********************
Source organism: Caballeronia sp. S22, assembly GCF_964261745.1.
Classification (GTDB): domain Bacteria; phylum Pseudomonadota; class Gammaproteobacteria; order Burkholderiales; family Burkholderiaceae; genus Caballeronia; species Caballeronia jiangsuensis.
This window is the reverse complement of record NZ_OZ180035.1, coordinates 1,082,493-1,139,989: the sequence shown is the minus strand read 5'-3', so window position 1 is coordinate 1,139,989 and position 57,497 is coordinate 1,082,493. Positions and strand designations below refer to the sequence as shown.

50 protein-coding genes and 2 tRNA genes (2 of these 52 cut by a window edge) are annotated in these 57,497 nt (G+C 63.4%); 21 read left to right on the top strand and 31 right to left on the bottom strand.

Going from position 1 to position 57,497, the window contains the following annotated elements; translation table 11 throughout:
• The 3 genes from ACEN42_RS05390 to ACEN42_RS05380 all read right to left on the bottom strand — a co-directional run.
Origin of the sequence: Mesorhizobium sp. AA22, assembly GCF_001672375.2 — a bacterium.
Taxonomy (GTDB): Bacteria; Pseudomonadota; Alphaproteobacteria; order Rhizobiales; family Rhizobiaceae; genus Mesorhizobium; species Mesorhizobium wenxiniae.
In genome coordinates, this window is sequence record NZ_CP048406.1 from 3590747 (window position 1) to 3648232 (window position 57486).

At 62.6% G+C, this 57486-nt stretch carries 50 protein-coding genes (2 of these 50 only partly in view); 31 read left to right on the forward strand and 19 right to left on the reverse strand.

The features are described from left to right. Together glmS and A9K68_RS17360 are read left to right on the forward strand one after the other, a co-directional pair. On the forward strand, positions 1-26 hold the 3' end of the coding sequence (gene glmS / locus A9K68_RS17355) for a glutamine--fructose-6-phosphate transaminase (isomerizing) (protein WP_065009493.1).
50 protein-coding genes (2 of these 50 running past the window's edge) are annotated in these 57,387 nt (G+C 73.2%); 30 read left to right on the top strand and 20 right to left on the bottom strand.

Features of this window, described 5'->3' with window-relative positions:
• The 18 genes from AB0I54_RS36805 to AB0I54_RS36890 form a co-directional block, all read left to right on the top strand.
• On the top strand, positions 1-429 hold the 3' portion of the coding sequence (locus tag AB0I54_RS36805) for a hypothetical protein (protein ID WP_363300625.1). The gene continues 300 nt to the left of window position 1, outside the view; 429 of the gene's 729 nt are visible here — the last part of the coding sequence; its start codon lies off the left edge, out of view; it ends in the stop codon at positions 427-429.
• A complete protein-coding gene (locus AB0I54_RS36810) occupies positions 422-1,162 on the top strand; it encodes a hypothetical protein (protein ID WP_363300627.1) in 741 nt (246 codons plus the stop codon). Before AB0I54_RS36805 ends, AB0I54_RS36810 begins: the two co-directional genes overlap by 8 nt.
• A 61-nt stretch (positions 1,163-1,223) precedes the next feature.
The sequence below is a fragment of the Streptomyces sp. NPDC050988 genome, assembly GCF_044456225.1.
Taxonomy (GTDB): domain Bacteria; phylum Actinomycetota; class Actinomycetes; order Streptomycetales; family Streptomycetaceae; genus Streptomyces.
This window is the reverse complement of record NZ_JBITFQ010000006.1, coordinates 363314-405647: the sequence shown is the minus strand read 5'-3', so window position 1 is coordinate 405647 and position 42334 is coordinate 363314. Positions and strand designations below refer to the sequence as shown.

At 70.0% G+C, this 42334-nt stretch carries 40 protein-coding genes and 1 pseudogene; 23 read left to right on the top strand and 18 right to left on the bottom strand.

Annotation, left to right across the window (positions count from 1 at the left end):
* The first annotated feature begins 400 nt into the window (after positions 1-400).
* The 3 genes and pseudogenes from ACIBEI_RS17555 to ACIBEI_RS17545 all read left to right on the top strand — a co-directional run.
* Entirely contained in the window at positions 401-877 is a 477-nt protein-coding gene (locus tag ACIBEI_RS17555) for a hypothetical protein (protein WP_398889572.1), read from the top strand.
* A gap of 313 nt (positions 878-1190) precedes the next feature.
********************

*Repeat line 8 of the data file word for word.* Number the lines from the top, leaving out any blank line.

Taxonomy (GTDB): Bacteria; Pseudomonadota; Alphaproteobacteria; order Rhizobiales; family Rhizobiaceae; genus Mesorhizobium; species Mesorhizobium wenxiniae.